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How To Manage Your Pet’s Weighty Problems

By David Loneragan | Dated September 17, 2015

As in people, weight problems in pets are an increasing problem. Some dogs and cats are overweight for medical reasons, but most obesity is due to them eating more calories than needed and the excess calories are stored as body fat. Many owners feed their pets too much as a way of showing affection and love, so inadvertently pet owners are often the cause of the weight problem!

Overweight pets are at risk of health problems such as diabetes mellitus and arthritis so their lifespan may be shortened. If you feel your pet is heavier than they should be, it is best to see your vet who will go through the following points:

1. Establish a Weight Loss Plan

Your vet will do a thorough examination, including weighing them. They then rule out any medical conditions that can cause obesity. Next they determine the ideal body weight for the breed and age of your pet and calculate how much weight should be lost. The weight loss goal must be realistic, long term and achievable for the pet and owner.

A good goal is 1-2% of body weight lost per week and it is part of a “Weight Loss Plan”. It can take 3-6 months to achieve the goal weight and for the pet to stay healthy in the long term. The Weight Loss Plan will involve diet, feeding times, exercise and regular weight checks.

2. Diet 

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A specially formulated nutrition for dogs, cats is the best way for your pet to lose weight.

A specially formulated weight loss food is the best way for your pet to lose weight. These foods are lower in fat and calories and often higher in protein and fibre, so your pet does not go hungry. e.g. Hill’s Prescription Diet. It is important to feed the recommended amount, accurately measured out.

The feeding of table scraps must be eliminated and any treats factored into the overall daily caloric intake. If your pet is fed by multiple household members (or neighbourhood!) it is important they adhere to the diet or all your effort will go to waste!

3. Type of feeding

The Weight Loss Plan calculates the total number of calories to be fed per day. This should then be divided into two to four smaller meals. Feeding pets more than once a day boosts their metabolism and stops them becoming too hungry and begging for treats!

Ad lib (free choice) feeding should be stopped as it encourages pets to eat when bored and not just hungry, thereby encouraging weight gain. Automatic feeders that release a set amount of food per meal are helpful if you are not home to feed all the meals. In a multi pet household, always feed pets separately so you know how much has been eaten by whom!

4. Exercise 

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It is important that your pet exercises to use up calories.

In addition to reducing calorie intake, it is important that your pet exercises to use up calories. At least 30 minutes of activity each day is recommended for dogs and cats.

For dogs with joint problems, swimming is a great alternative. Exercise for cats can be harder, but toys to play with and chase are helpful. If you don’t have time to walk your dog regularly, there are many experienced dog walkers available for hire.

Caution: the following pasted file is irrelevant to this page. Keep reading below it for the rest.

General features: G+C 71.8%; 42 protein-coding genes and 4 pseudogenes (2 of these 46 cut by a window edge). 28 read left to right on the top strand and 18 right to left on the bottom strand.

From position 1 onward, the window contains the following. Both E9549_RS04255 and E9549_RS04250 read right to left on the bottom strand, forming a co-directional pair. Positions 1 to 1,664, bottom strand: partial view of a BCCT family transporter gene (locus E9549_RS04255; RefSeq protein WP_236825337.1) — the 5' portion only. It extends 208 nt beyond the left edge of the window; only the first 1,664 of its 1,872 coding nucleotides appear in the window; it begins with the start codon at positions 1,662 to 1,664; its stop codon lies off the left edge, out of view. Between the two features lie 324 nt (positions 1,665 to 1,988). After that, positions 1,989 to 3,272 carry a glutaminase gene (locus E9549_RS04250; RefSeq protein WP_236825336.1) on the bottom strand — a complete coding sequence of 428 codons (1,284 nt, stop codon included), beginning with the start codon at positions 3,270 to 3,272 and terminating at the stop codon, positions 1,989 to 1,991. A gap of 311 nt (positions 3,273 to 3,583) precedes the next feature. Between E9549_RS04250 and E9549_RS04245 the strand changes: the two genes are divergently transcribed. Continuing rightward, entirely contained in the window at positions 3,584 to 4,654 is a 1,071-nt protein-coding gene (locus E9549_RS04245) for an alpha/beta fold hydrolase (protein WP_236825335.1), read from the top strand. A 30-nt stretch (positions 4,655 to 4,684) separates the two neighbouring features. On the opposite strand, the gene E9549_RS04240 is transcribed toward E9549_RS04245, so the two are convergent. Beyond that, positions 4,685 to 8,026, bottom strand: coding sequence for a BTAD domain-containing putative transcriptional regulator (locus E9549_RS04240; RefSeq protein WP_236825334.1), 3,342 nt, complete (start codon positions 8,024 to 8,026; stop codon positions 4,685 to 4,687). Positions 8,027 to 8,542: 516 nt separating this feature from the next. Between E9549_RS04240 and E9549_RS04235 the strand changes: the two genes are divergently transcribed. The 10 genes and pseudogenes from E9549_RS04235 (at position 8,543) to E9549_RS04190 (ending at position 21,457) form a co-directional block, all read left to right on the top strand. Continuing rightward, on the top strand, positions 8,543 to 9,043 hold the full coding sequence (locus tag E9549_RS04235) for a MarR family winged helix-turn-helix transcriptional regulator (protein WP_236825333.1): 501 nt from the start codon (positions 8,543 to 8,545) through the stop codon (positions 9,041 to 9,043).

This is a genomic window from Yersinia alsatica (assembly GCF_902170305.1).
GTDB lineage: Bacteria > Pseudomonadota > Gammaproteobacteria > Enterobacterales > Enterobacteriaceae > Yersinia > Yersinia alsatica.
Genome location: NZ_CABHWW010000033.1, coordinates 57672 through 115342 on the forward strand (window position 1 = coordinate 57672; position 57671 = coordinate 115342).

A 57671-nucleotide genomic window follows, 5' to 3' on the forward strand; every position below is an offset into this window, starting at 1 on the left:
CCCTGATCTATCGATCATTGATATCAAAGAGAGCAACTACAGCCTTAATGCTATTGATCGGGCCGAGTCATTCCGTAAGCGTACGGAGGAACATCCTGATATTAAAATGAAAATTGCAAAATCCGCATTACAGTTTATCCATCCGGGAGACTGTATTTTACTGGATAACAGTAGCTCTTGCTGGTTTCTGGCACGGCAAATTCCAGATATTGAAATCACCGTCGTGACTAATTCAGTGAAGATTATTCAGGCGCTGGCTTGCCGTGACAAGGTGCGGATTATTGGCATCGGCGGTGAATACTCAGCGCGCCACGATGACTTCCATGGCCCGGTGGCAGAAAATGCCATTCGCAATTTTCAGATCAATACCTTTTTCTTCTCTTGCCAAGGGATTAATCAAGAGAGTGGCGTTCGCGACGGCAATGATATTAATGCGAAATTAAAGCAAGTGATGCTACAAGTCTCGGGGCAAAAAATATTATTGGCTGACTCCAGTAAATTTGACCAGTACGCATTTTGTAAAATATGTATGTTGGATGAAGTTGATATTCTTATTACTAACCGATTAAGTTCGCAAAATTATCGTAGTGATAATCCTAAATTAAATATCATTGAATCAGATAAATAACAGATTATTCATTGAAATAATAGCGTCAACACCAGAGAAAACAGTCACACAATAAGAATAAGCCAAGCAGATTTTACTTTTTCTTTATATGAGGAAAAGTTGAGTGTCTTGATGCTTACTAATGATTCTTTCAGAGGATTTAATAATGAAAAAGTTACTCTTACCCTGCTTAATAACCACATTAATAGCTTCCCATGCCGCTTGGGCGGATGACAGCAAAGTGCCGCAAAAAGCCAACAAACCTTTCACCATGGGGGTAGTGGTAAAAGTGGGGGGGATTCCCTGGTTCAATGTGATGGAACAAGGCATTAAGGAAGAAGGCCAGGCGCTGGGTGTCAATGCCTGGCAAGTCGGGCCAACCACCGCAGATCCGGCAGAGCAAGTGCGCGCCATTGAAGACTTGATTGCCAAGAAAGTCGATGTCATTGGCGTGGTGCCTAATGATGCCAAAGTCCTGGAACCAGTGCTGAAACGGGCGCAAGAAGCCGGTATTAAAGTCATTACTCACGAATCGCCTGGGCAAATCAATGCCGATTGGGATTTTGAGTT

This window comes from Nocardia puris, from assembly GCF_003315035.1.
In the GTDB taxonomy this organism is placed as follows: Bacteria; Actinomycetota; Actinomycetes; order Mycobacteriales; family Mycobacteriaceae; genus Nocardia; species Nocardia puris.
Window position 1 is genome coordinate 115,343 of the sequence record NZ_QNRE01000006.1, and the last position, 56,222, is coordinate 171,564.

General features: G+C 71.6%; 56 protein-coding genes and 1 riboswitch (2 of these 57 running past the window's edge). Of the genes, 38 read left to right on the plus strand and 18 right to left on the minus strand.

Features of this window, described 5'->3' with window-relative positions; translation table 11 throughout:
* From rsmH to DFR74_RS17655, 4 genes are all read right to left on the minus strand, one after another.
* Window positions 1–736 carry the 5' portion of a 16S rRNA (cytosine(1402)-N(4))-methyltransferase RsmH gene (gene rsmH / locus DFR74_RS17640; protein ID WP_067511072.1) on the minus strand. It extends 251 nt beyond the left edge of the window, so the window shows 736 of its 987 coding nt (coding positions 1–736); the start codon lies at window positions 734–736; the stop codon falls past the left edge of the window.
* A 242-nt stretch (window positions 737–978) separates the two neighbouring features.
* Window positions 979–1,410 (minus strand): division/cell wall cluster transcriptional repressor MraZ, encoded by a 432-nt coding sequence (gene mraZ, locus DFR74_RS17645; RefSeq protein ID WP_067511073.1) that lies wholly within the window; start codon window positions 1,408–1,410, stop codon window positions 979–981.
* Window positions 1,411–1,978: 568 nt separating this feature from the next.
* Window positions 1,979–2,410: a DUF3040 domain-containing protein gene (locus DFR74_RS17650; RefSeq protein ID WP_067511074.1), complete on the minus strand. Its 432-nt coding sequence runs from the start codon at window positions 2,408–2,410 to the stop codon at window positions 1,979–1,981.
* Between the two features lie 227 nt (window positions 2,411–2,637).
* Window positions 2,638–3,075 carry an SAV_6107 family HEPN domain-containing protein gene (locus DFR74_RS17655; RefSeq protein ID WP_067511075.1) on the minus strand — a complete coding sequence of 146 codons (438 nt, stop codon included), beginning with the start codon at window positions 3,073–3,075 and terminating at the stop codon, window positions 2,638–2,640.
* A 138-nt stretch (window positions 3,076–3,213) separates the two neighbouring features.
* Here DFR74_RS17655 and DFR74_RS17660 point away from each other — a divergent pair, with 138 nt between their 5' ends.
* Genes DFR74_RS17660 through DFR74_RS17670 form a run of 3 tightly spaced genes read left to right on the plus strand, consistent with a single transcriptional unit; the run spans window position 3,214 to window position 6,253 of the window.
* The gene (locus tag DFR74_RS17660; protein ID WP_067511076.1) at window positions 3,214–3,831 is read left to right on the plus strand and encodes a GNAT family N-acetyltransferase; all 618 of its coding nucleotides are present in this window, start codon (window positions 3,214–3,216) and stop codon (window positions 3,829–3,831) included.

5. Monitor Progress

It is important to weigh your pet every two weeks during their Weight Loss Plan. This is best done at the vet and provides encouragement to keep going, as the programme may take several months. If your pet is not losing weight, the daily calories may be restricted further. Always ensure that no one in the house is cheating by giving the pet extra food or treats!

A good way to help you through the weight loss process is to take a ‘before’ diet photo, some during the weight loss and one at its conclusion. This provides lots of encouragement. Once the ideal weight is reached, it is important to continue weighing and monitoring your pet for any future change in weight.
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Written by David Loneragan

David grew up and still lives locally and has worked at Gordon Vet since 1985. His love of animals and interest in all things veterinary started when he was a young boy spending time with his own pets and working on a country farm. David’s post-graduate studies have been in the fields of medical problems of dogs and cats and diagnostic ultrasound and radiology. In addition, he is interested in dermatology, cardiology and ophthalmology.

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Lihong Xing
Lihong Xing
05:00 05 Nov 18
Highly recommend Dr David, Scott, Helen, and Catherine, I've taken my cat to see all the doctors here.
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Vishal Kapoor
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Really amazing staff members. Their systems and processes are also very
Arezu A
Arezu A
03:20 15 Feb 18
Absolutely love the service here. I switched from other Vets to this Vet as the staff here are quite attentive and really care about your furry baby! I have basically seen most of the Dr's here and all of them so far have been fantastic, friendly and fun to speak with! Easy to locate and enough parking available! 5 Stars indeed!
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Gerry Stevens
11:01 14 Jul 18
Good competant vet. Did what I needed. Staff friendly. Cat's well.
Jeremy Tarbox
Jeremy Tarbox
22:55 10 Sep 18
We found a stray, agitated dog in front of our house last night. We phoned but got no help from the Council ranger who gave two options: tie him up in front yard overnight or "let him loose, he'll find his own way home" :( So we phoned Gordon Vet: they stayed open a few minutes so we could run him up and he could have a bed and dinner. Thank you Gordon Vet Hospital, hope he gets home soon!!! :)
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